After 17 years in Calgary we never actually felt at home there. My husband and I are perhaps a bit nomadic, so we were more than ready for a change. Despite making plenty of money there, it just wasn’t great. We left our jobs and family and started looking around. Not for work but for a place to call home; a community of people who cared about each other, that we could contribute to and feel a part of. Enter Laurier Heights. 8 months in and our lives are transformed. Work will be work pretty much wherever, but home is resoundingly right where we have landed. This is partly because of the Abundant Community initiative coming to us and partly because we are venturing out of our way to connect.
I could go on and on about how much differently we look at the world now. We have begun to really value our little trade-economy we have with neighbours – even in something simple like babysitting. Our lives are enriched by the visits we have with the people we have met and the ways in which those relationships are being sustained.
We just moved about 2 months ago into this new neighbourhood. Its a small hamlet on the north side of Lacombe. I’ve been beginning to feel anxious about meeting our neighbours and how that was going to happen. Like for example, should we go around from door to door with some cookies or baking of some kind and introduce ourselves that way? Well that’s like adding one more thing to the to do list which already is filled with other good things. So we haven’t done anything. Yet in the last 2 weeks I’ve met over 9 neighbors in our little hamlet. One I met when my wife left me at church and I walked home. We just met on the street, a man who had lived here for over 35 years with more history to share than we had time for. Then I assisted our 14 year old daughter going door to door to sell chocolate bars for to raise money for her grad trip. We went to 6 houses. I held the chocolate bars while she did her presentation. After she was done I explained who we were and that we had recently moved into the neighborhood. We exchanged names and said we would look forward to meeting again( it just happened to be around –25 degrees outside). This week I met 2 more neighbors by walking the dog and checking the mail at our local kiosk. Then the neighbor next to us who just moved in a came over while I was out and asked my wife a question about the water condition in this area. When I came home I went over to see him and became acquainted. I gave him the name of a reputable water conditioning company we had used. During Christmas 2 senior long time dwellers in this area dropped off small baking treats. So all this happened without us doing anything out of the ordinary. It feels good to be here! No more anxiety.
My need for a ride to the airport left me wondering from whom in my church I could get a ride. Not long after, my neighbour met me outside and asked how I was getting to the airport for my trip (since he already knew from earlier conversations). I told him that I did not know yet. His next response was filled with curiosity when he asked why I had not thought of him. Of course, the idea of leaving at 5 am for the airport seems to limit your options to a select group of drivers. But he reminded me that he was always up at that time….and proceeded to remind me that I knew this fact.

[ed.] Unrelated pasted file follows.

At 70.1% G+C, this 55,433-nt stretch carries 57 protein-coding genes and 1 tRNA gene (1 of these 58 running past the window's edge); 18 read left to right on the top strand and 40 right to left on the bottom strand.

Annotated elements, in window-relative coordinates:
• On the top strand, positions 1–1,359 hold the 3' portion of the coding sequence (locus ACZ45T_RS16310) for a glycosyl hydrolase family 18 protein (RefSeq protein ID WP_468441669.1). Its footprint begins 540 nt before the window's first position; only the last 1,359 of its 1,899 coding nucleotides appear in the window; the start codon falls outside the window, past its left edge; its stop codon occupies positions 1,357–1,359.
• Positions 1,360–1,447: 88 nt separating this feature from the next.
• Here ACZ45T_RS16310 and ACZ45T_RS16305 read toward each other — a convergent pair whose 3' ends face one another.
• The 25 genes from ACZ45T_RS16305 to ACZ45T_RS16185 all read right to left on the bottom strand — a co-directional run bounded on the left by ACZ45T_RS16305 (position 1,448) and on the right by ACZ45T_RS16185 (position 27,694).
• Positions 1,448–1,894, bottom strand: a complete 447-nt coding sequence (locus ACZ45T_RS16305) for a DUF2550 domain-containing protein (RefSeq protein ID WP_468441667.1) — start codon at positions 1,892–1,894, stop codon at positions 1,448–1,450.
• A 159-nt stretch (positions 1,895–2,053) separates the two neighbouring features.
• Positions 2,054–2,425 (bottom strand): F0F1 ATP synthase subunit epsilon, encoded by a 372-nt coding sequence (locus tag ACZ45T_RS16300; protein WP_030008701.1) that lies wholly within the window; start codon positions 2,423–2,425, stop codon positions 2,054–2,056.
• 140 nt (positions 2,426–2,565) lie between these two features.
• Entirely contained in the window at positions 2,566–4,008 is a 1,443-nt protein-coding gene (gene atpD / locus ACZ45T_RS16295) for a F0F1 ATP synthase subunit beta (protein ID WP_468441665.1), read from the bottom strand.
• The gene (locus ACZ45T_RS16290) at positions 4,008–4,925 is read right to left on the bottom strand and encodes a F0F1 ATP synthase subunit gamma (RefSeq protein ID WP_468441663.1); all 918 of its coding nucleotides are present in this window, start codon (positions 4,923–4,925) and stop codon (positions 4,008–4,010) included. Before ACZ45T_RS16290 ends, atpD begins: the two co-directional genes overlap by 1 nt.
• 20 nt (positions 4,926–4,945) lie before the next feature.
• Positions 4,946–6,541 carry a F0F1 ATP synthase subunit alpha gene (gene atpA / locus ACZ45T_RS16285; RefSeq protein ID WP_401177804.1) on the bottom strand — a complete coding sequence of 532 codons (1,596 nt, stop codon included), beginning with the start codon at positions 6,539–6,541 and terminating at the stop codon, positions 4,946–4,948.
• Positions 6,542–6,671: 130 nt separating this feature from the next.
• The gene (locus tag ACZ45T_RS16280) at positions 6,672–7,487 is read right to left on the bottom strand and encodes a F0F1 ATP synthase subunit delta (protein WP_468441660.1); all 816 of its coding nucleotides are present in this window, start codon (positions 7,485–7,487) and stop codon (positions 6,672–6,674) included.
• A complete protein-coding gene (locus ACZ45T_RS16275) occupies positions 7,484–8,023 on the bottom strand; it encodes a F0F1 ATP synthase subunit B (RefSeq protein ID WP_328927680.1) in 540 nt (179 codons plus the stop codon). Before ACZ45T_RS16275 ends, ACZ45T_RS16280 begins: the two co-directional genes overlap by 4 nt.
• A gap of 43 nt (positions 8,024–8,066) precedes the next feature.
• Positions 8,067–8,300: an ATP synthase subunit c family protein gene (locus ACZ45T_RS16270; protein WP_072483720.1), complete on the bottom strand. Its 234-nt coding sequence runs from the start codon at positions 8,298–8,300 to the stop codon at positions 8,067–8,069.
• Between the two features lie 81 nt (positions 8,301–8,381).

This led to an invitation to have him over for supper. As we prepared to sit down for a meal, I led a prayer as is the custom in our household. This was not so for him and his household. In addition to giving thanks for the gift of food, I prayed for his three children, by name. Following the prayer, I noticed him subtly wiping away a couple of tears as he re-positioned his chair and regained his composure.
Simple opportunities can sometimes be easily overlooked when we could be naturally loving our neighbours.”
The new year brings with it questions about the last. And the one question asked most last year revolved around learning. In other words, what did you learn from loving your neighbours? ‘Learning’ itself was central to all that went on in Neighbourhood Life. Too many people can show a desire to help without knowing the root cause, much like the mission field in developing countries where the visitor comes in with a saviour mentality and solves the problem. I was that guy, wanting to buy a flag for a poor school, only to find out that the flag was not raised until certain celebrations, or the time I bought an appliance for one family only to find out that it would misused due to lack of electricity. Others feel that ‘loving your neighbour’ means they must be a service provider of some sort, or adds to the schedule, making our love for neighbours more of a checklist item in our life. Perhaps we should just live to learn from our neighbours before we breathe any life into their lives.
In the mean time, Neighourhood Life is suggesting other disciplines for 2018. Last year we covered the practice of re-imagining and the practice of hospitality as disciplines in our neighbourhood. Starting January 14th, we will focus on the practice of vulnerability, which in itself is a topic that begins to make us vulnerable. The reason we want to take this discipline head on is because its a game changer among neighbours. The discussion of ‘practicing vulnerability among neighbours’ brings a variety of emotions to the forefront, no doubt! In February we will focus on the practice of investment and the practice of trust. Later, in the spring, we will practice the art of conversation as a way to lead us into block party season.
If you want a head start n these disicplines, you will find them in my book, “Neighouring for Life’ available on lulu.com or amazon.
Happy New Year!